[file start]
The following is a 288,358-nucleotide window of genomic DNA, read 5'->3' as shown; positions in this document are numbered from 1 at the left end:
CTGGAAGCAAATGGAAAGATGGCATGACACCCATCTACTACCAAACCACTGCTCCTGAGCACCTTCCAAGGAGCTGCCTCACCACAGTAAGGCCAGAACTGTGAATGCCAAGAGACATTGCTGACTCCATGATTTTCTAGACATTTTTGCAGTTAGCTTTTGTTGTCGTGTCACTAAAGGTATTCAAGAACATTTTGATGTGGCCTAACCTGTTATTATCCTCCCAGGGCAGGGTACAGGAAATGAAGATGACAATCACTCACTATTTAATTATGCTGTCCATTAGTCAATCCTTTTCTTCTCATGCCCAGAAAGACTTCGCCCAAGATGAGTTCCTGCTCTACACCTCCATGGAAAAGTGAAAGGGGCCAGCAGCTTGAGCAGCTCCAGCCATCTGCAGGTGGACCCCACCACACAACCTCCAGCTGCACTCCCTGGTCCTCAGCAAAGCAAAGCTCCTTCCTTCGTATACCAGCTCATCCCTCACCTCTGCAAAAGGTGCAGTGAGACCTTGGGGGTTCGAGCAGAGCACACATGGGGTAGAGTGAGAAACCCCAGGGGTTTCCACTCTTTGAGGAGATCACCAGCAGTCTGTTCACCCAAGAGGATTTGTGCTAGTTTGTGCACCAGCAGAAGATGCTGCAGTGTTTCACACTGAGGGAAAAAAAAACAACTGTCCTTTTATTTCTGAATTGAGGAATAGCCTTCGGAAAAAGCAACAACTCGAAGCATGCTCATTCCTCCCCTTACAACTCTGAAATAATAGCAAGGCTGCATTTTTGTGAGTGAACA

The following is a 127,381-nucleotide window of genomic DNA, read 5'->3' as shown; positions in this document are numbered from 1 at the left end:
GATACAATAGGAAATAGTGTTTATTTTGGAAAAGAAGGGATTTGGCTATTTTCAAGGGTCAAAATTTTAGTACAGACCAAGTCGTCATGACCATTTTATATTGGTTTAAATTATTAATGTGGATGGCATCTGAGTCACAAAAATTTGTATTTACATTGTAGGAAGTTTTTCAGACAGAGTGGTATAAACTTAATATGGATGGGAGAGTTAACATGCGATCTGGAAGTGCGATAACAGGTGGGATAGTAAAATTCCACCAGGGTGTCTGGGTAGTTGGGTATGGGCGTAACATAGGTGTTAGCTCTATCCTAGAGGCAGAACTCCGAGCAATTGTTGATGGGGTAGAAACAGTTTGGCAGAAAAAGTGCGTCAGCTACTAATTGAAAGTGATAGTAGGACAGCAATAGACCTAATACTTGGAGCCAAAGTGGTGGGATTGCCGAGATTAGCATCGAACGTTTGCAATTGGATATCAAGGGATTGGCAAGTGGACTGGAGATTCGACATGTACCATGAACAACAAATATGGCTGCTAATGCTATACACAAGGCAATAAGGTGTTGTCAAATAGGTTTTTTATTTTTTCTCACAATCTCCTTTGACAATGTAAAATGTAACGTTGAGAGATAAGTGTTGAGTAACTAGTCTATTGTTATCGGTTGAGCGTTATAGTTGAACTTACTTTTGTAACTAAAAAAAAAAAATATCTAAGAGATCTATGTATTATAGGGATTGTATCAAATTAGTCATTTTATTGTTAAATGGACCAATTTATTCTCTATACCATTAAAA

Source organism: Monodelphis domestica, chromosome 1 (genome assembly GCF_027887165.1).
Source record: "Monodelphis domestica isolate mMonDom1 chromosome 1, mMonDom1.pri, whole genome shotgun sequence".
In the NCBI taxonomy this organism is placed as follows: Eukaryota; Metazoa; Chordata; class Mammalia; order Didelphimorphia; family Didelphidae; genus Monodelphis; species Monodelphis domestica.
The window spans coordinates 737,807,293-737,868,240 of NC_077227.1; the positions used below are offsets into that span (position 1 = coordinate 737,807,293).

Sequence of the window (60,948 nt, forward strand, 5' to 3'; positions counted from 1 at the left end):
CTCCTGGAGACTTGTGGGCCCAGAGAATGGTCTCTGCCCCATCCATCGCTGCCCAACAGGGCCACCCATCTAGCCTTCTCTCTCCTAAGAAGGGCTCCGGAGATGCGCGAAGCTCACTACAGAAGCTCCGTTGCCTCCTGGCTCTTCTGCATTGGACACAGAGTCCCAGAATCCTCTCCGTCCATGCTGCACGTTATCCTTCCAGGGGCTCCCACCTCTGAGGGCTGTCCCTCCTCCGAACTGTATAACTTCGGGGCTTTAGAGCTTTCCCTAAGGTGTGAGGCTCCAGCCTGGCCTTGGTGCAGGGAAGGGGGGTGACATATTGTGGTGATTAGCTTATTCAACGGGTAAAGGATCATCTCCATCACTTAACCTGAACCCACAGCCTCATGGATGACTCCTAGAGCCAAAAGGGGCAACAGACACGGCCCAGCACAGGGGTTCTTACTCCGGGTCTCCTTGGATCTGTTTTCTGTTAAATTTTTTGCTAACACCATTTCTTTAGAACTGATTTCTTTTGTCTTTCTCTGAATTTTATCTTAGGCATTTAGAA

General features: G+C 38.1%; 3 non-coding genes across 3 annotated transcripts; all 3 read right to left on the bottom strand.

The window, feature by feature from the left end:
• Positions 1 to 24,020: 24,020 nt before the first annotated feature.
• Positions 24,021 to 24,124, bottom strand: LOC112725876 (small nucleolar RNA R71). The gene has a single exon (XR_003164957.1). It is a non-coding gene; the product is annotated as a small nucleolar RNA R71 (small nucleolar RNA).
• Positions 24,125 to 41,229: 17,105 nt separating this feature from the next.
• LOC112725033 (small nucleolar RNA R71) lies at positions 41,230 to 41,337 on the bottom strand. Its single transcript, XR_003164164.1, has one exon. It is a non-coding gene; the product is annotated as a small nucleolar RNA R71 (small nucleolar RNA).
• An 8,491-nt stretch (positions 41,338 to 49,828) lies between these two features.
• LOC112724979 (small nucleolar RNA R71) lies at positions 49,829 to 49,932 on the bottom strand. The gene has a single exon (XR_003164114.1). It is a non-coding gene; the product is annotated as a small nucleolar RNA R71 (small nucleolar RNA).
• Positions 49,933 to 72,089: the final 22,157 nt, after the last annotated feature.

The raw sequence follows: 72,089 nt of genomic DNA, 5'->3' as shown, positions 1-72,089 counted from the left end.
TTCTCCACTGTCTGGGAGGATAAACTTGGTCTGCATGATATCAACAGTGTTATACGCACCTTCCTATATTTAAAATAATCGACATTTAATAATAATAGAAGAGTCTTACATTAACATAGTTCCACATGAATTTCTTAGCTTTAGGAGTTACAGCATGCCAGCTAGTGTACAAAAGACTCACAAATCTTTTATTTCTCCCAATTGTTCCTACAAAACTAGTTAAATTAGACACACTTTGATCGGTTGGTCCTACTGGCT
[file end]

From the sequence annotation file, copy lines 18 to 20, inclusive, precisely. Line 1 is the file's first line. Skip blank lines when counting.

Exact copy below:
• LOC112724979 (small nucleolar RNA R71) lies at positions 49,829 to 49,932 on the bottom strand. The gene has a single exon (XR_003164114.1). It is a non-coding gene; the product is annotated as a small nucleolar RNA R71 (small nucleolar RNA).
• Positions 49,933 to 72,089: the final 22,157 nt, after the last annotated feature.

The raw sequence follows: 72,089 nt of genomic DNA, 5'->3' as shown, positions 1-72,089 counted from the left end.